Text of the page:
The man who kidnapped 21-year-old Reagan Tokes last year as she was leaving work, who terrorized her at gunpoint for hours, who brutally raped her, shot her twice in the head, and left her lifeless, naked body to freeze in a Grove City park has been sentenced to die in prison with a life sentence.
The act of raping someone steals their dignity and humanity. It leaves life-lasting trauma. Golsby himself and his defense team used that as their one and only crutch while attempting to save Golsby’s life. He was raped behind a convenience store as a child. But Golsby got to live to tell the tale. Reagan didn’t.
His fate is decided. The trial is over. The aftermath never will be.
There is legal justice, and then there is universal justice. Legal justice can punish. Perhaps it can also deter. It can remove dangerous perpetrators of violence from society.
What it can’t do is right a wrong.
What it can’t do is take away pain. Pain felt by Reagan’s family, pain felt by Reagan’s best friends, pain felt by her teachers, pain felt by her acquaintances, pain felt by her college community, even those who did not know her personally.
What it can’t do is erase the events of Feb. 8, 2017.
What it can’t do is bring Reagan back.
Golsby stole the life of Reagan Tokes, and in the process, stole the peace from everyone involved in the aftermath. Few, if any, in the courtroom will walk away with peace.
Many, including the Tokes family, who were present when Golsby was found guilty for the kidnapping, rape and murder of their daughter and sister, will leave the courtroom with less peace than when they entered.
One of the charges Golsby has been convicted of is robbery, for stealing Reagan’s car and forcing her to withdraw cash from an ATM. The ultimate robbery, however, is one of potential. By the accounts of those close to her, Reagan was a wonderfully compassionate and caring person. In her final year as an undergraduate when her life was cut short, it seems likely she was headed for great things, but one is left guessing as to what those might have been.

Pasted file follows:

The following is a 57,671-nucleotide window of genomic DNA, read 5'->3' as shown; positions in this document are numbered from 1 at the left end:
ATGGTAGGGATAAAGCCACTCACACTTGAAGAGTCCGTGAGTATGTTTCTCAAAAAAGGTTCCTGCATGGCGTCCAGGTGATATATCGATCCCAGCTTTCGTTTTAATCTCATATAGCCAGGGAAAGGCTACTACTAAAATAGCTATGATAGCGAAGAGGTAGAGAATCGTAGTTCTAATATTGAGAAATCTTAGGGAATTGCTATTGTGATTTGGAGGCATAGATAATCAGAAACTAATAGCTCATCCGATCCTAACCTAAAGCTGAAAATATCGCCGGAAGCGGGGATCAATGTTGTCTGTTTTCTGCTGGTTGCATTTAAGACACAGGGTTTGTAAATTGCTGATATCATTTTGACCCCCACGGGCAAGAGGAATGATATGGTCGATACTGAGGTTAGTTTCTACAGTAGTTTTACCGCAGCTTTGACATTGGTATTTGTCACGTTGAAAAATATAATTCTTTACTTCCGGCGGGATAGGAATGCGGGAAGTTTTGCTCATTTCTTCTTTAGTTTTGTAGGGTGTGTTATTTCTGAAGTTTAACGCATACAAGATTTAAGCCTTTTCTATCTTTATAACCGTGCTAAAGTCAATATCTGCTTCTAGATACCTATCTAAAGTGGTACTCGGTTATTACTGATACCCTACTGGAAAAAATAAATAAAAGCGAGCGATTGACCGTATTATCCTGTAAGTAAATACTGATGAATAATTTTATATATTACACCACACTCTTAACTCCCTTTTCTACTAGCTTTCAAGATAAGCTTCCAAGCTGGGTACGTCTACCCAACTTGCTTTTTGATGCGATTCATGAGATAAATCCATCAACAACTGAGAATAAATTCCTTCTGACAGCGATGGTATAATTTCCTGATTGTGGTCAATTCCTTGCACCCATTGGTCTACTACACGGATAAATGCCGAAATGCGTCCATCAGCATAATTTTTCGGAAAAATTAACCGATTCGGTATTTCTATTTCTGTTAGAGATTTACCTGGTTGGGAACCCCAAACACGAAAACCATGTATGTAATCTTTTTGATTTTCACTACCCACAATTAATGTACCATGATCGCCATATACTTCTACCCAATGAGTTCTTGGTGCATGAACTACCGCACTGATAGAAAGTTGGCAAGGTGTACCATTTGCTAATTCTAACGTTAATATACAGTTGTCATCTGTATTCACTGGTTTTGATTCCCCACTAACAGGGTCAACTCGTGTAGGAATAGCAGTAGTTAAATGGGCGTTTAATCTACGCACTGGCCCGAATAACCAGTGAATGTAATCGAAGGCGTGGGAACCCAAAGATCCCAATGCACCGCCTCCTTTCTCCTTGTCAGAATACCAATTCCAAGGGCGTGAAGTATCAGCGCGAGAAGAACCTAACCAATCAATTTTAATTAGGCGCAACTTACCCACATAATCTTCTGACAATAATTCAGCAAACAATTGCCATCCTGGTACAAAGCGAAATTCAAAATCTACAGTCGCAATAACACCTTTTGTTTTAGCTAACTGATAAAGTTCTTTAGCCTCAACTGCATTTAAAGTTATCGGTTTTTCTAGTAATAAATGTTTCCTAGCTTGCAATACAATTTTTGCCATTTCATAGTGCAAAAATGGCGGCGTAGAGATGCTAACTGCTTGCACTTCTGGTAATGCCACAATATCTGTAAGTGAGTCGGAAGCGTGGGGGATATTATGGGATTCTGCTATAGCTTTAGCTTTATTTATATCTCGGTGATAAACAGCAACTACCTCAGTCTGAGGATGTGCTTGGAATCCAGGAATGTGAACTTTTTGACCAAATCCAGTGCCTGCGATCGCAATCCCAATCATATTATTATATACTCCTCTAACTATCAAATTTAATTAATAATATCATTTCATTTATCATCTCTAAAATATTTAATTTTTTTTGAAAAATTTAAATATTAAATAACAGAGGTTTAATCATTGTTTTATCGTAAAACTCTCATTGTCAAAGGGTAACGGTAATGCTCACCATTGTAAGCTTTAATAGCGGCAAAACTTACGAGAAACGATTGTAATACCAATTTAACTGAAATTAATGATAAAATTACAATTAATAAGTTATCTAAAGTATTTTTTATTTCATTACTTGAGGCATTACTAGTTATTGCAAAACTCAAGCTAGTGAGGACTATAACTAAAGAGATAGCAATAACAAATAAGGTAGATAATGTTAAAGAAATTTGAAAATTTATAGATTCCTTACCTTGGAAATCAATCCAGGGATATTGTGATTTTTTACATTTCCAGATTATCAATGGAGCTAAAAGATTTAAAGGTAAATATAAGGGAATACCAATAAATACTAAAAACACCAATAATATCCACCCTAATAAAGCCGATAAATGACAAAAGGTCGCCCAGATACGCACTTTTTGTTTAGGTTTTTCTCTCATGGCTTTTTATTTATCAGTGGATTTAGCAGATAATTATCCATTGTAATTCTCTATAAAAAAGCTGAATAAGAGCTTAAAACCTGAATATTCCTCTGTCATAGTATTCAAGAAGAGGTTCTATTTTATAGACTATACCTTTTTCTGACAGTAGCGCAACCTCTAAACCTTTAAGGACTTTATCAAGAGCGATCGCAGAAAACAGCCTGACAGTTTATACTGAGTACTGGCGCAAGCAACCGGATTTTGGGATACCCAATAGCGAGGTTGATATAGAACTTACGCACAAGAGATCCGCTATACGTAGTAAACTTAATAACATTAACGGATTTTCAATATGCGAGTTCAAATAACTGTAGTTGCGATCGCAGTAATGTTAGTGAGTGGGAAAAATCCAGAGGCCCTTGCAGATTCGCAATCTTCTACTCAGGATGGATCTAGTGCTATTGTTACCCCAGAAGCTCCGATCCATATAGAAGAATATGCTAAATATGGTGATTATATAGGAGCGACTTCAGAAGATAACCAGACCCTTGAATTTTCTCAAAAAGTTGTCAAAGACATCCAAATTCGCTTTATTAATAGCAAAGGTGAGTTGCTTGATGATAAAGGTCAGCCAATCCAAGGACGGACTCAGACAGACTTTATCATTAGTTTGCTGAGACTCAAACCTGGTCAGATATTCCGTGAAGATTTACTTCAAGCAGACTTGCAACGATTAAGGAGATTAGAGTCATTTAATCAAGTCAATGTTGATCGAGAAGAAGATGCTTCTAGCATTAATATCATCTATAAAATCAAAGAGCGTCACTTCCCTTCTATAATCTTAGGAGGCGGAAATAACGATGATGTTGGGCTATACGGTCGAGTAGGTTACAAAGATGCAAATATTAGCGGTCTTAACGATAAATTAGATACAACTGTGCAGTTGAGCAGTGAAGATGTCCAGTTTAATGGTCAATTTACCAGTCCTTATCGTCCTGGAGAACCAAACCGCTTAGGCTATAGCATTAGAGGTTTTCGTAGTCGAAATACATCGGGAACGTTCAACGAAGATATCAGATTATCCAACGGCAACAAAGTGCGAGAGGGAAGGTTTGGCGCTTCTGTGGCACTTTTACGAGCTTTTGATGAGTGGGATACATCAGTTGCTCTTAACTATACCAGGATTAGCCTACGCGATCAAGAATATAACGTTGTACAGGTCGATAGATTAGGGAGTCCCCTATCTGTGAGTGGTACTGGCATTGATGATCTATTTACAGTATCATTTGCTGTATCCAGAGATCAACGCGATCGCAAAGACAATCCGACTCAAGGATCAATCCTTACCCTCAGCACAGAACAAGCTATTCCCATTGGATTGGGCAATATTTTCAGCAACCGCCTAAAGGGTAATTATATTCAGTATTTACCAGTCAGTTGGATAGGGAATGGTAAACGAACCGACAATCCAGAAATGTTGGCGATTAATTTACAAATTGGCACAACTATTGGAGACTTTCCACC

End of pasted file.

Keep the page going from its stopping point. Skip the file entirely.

When people become parents, they make something of a bid for immortality. Parents put all their resources into nurturing a human being who should outlive them. Whether openly acknowledged or not, all parents hope such an investment leads to their child growing into a person who will leave a positive mark on the world. Abruptly robbing someone of that hope is cruel beyond imagination.
The jurors, who came into trial knowing nothing about Reagan, now know every detail of the two hours she was held captive last February.
They know she did everything to survive, but that was not enough. This detail is one of the most troubling.
The jurors will leave the trial not knowing Reagan, only the night she was murdered. The Reagan so many strangers read about. The Reagan we, as reporters, know.
Those in the courtroom also were confronted with the horror of how some of our fellow citizens grow up. Golsby’s upbringing does indeed sound awful. The behavior he exhibited is monstrous, yet the person who engaged in it is all too terrifyingly human.
Golsby will spend the rest of his days in a cell and, eventually, be forgotten.
Reagan will live on. She did everything right. She did not deserve to die.
By any measure, the Golsby trial was a showcase for the U.S. criminal justice system. Justice was served as fully and as clearly as institutionally possible.
Yet, for those who sat through the trial, it will always serve as a grisly reminder of the presence in our society of the abject horror humans are capable of.
This horror is the absence of universal justice.